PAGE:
OUR OPEN SPACES: Marblehead’s woodland trails are beckoning

It’s a lovely summer Saturday in Marblehead, and woodland trails are beckoning. You’re just lamenting that your Saturday is almost fully booked when you recall that a conservation area is just a two-minute drive away. Despite your busy schedule, you can fit in a leisurely hike in its woodland hills before coffee.

Ducklings enjoying duckweed on Hawthorn Pond.

If you already know about Marblehead’s natural open space, you’re one of the fortunate few.

Many ‘Headers don’t realize that within the town’s four square miles of land, there are a dozen natural open spaces and a total of five miles of trails. For almost every household, there’s an open space within a half-mile from home.

It’s not an accident that Marblehead has such natural riches. The stewardship of the land and maintenance of the trails are the result of continual volunteer work by your neighbors, friends and fellow residents, organized through the Marblehead Conservancy. “Our Open Space” is a new series of columns from the Conservancy where you’ll learn how to find open spaces near you, how they came to be preserved, how to find your way around them, what plants and animals inhabit them and some special activities to help your kids enjoy them.

So, where are these hidden gems? If you’re a “drive-around-and-look” kind of person, be on the lookout for brown, wooden signs with the words “Conservation Area” on them (see photo). There’s one at every trail entrance, along with the name of the area, its size in acres and a small QR code that you can scan with your smartphone to call up a trail map. Some even offer printed trail maps on waterproof paper.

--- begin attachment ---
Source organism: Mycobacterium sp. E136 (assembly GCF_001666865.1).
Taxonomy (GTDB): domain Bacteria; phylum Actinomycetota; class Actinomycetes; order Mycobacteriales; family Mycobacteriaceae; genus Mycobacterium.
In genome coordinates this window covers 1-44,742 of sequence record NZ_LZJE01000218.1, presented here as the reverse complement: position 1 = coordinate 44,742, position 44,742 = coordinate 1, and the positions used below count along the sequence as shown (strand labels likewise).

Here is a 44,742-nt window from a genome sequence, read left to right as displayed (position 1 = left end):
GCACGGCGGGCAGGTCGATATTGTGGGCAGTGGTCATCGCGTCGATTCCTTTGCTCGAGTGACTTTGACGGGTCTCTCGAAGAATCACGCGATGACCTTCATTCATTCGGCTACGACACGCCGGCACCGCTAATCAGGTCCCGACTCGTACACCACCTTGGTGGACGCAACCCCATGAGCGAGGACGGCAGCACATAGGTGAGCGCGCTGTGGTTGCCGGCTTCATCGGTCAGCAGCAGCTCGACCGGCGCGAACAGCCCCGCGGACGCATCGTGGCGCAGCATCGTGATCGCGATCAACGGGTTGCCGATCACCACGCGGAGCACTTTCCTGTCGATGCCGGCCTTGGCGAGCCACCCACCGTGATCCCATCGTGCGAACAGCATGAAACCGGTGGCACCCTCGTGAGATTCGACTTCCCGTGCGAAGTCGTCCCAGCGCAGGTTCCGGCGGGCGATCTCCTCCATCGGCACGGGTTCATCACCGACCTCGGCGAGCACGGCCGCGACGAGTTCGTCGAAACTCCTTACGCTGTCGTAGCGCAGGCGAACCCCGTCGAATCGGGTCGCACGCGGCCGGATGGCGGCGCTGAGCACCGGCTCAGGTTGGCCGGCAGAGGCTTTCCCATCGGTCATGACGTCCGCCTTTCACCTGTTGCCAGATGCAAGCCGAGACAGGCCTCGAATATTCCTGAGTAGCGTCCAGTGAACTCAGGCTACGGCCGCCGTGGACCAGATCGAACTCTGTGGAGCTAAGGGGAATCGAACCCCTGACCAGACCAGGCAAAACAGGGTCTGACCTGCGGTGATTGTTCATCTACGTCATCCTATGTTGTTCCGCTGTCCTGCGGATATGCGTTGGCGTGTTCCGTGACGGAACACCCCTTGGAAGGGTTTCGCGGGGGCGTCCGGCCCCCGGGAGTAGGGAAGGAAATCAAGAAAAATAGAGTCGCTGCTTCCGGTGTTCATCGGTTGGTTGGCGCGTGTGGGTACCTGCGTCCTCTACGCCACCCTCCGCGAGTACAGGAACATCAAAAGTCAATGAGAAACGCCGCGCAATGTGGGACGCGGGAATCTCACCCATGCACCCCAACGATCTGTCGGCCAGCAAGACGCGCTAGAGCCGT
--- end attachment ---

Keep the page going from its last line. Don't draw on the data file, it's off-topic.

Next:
If you’re a regular visitor to the Marblehead Farmers’ Market, stop by the Conservancy’s booth to get a free map, talk with volunteers about the open spaces or visit the Kids’ Corner for interesting postcards and stickers.

If you’re a “look-before-you-leap” person, check out the Conservancy’s website at marbleheadconservancy.org for lots of information and downloadable maps that you can print or save to your phone.

Scan this QR code for a trail map of Hawthorn Pond.

To jump right in, search for Hawthorn Pond on your phone’s map, and navigate there to give it a try. Your kids will enjoy the boardwalks and the pond with its turtles, ducks and frogs. A full loop around the area’s circular trail takes you through some woods, over some gentle hills and near wetlands and the pond itself. The total distance around is just under half a mile. For a trail map, either visit the Conservancy website (marbleheadconservancy.org), look for a map box at the entrances on Hawthorn Road and the Rail Trail or scan the QR code on this page.

Enjoy your hike, and stay tuned for more info in the next “Our Open Space” column.

Robert French is the president of the Marblehead Conservancy.

Robert French
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